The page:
Swarms of motorcades to descend on Washington for NATO summit

50 processions, 550 cars are expected in capital for three-day meeting

April 23, 1999|By Ellen Gamerman | Ellen Gamerman,SUN NATIONAL STAFF

Gentlemen, start your limousines.

The 50th anniversary of NATO this weekend is attracting the largest summit of world leaders in Washington's history -- as well as an enormous swarm of motorcades. With sirens wailing and little flags flapping from the corners of midnight-black sedans, about 50 motorcades, with a total of about 550 cars, will crisscross city streets during the three-day affair.

World leaders agree at least on this: Everybody loves a motorcade. The tinted-glass processions are a must for any appearance on the world stage this weekend. Even tiny Luxembourg gets one.

For six months, the Secret Service, city police and the U.S. military prepared for the mobilization of world leaders, with meetings, maps and drills. Some of the 450 soldiers who will serve as official Cadillac chauffeurs (and luggage carriers) have been making practice runs around the suburbs in shiny new limousines.

Washington, no stranger to motorcades, contends it is ready to roll.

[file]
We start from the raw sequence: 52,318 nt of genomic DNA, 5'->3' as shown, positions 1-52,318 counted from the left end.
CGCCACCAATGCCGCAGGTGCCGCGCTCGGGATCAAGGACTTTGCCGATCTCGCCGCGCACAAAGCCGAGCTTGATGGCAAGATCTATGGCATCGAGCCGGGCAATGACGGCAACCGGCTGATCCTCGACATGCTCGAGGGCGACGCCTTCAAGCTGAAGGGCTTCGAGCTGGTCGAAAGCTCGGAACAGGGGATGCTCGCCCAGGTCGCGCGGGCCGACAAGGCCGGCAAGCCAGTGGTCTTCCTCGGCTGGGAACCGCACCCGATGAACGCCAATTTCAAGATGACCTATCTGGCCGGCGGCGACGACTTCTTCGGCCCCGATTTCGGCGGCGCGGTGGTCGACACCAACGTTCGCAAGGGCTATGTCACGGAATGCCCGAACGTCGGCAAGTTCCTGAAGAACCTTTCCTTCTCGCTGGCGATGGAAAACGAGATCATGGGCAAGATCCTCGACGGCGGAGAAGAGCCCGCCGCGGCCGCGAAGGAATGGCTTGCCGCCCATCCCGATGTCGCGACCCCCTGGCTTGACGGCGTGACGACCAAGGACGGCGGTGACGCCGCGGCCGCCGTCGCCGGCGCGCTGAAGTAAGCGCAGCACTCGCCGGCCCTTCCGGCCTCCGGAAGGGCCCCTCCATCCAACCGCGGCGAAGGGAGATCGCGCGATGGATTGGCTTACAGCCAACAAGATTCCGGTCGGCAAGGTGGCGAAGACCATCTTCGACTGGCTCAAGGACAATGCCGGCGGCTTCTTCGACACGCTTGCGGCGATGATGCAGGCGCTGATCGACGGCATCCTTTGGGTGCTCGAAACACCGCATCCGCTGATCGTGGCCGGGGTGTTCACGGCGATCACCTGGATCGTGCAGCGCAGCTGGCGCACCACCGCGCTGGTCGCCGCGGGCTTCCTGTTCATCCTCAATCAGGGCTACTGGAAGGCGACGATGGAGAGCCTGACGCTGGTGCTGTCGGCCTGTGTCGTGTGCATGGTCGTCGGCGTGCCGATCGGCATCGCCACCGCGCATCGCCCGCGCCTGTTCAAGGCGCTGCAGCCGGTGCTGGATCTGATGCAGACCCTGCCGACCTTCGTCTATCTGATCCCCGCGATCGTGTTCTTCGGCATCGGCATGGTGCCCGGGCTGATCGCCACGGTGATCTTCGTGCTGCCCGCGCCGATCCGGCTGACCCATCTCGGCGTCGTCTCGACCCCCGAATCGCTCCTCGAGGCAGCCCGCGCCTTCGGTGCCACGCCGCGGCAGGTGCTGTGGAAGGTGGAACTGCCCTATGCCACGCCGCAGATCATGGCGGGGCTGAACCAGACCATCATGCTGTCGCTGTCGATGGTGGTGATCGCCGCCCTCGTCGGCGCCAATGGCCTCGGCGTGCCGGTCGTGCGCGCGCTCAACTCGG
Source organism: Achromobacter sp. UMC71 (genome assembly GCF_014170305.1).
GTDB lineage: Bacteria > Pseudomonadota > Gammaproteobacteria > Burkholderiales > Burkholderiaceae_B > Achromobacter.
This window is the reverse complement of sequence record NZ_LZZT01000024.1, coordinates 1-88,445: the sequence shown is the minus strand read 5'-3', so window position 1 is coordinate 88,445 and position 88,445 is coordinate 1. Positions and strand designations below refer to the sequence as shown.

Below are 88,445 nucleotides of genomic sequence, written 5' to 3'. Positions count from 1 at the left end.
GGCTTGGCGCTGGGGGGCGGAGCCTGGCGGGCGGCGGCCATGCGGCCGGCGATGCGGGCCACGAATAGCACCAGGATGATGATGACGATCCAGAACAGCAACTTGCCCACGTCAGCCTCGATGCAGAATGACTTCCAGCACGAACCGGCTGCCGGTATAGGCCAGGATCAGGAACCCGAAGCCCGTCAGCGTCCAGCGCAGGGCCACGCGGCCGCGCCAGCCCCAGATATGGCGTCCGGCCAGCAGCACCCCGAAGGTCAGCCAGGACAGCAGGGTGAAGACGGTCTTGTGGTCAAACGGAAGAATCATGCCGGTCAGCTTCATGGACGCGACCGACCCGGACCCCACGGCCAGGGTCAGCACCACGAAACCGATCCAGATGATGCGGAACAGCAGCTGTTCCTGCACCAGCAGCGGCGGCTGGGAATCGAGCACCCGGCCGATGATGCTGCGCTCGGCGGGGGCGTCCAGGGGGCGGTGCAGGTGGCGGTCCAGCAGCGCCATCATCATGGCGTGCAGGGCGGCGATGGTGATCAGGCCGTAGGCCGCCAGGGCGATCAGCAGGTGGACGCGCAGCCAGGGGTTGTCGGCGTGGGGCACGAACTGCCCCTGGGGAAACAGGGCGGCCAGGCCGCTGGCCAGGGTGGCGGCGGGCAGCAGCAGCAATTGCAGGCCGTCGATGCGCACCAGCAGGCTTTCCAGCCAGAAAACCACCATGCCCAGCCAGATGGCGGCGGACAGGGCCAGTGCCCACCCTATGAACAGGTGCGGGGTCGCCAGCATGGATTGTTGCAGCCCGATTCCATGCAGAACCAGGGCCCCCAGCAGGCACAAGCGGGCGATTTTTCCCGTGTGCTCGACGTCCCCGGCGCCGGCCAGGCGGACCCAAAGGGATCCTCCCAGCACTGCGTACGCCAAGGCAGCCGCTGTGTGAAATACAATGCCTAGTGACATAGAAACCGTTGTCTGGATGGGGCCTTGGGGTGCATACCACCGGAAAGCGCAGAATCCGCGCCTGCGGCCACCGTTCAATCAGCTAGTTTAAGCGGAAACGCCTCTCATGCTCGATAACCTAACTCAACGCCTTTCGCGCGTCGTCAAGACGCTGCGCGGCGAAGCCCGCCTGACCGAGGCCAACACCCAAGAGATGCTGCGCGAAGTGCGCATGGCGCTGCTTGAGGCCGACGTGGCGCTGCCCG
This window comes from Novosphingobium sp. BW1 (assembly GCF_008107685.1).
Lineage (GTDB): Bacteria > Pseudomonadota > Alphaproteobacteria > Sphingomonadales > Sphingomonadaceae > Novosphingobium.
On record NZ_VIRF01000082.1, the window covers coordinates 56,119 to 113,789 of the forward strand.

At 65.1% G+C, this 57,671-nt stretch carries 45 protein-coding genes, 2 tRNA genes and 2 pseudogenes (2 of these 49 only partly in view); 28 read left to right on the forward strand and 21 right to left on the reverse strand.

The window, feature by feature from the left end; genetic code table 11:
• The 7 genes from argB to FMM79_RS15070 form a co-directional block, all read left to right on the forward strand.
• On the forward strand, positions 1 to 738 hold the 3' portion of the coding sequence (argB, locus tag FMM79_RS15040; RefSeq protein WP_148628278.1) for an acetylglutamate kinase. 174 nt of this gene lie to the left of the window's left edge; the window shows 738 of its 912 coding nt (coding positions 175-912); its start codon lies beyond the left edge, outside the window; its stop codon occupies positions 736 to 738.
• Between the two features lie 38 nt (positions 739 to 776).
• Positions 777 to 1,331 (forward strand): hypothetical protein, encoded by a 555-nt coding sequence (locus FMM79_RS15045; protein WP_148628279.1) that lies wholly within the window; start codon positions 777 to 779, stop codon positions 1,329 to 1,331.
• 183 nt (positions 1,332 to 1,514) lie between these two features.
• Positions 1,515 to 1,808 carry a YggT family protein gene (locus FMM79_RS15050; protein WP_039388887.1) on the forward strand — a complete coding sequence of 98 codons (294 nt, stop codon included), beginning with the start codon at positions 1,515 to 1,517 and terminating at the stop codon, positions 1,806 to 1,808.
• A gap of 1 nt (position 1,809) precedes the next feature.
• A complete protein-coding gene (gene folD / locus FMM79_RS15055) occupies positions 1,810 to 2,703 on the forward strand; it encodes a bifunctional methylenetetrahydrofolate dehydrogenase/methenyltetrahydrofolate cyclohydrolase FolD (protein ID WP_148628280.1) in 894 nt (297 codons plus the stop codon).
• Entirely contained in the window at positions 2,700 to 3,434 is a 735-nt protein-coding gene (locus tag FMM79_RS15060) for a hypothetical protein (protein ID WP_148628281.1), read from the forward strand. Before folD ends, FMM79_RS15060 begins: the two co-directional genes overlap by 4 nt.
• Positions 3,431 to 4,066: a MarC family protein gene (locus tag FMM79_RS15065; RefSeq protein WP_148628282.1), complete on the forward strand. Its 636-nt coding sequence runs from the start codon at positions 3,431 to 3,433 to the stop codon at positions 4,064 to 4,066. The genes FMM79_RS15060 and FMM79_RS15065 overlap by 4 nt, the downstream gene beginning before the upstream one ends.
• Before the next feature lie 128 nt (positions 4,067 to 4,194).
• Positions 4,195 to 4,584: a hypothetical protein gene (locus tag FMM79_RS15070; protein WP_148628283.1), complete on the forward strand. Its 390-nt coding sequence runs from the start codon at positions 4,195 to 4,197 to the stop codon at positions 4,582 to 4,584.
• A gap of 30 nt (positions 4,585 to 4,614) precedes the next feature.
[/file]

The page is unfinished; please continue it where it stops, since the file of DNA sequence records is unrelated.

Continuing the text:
"We do this all the time," said police Cmdr. Michael Radzilowski, who heads the department's Special Operations Division. "There's a knack to it. It's what we do."

Foreign dignitaries each will ride in a roughly 10-car motorcade, which is assigned Secret Service battle wagons with flashing lights, as well as city police and U.S. Park Police escorts. Only President Clinton -- the ultimate motorcader -- gets six police motorcycles, too.

To be sure, even with all the VIPs zipping everywhere, there will be little to see except traffic. The speeding cars, with their dark windows closed tight, usually do not allow bystanders to catch even a glimpse of official flesh -- though some observers have occasionally claimed to have spotted the pouf of Clinton's hair through his limousine.

Not everyone inside the motorcades will exactly be a NATO big-leaguer. To try to avoid the -snarled streets and congested parking lots, some non-NATO officials will hitchhike lifts on friendly motorcades. The abundance of motorcades poses some delicate questions: If multiple motorcades reach a summit meeting all at once, who goes first? (The country first in English alphabetical order.)

But if the same thing happens outside a NATO party? (The one holding the most senior VIP enters the driveway first.)

And when the day is over, what does the motorcade do en route to the hotel? (Phone the concierge to hold the elevator.)

Motorcades follow a strict set of security rules. The "package" -- the protected diplomat -- travels near the front, in an armored car. A tail car is given the most responsibility: When the motorcade changes lanes, the last car in line moves first, and the rest follow. The last car also has to keep the motorcade tight, making sure that no motorcade wannabes cut in.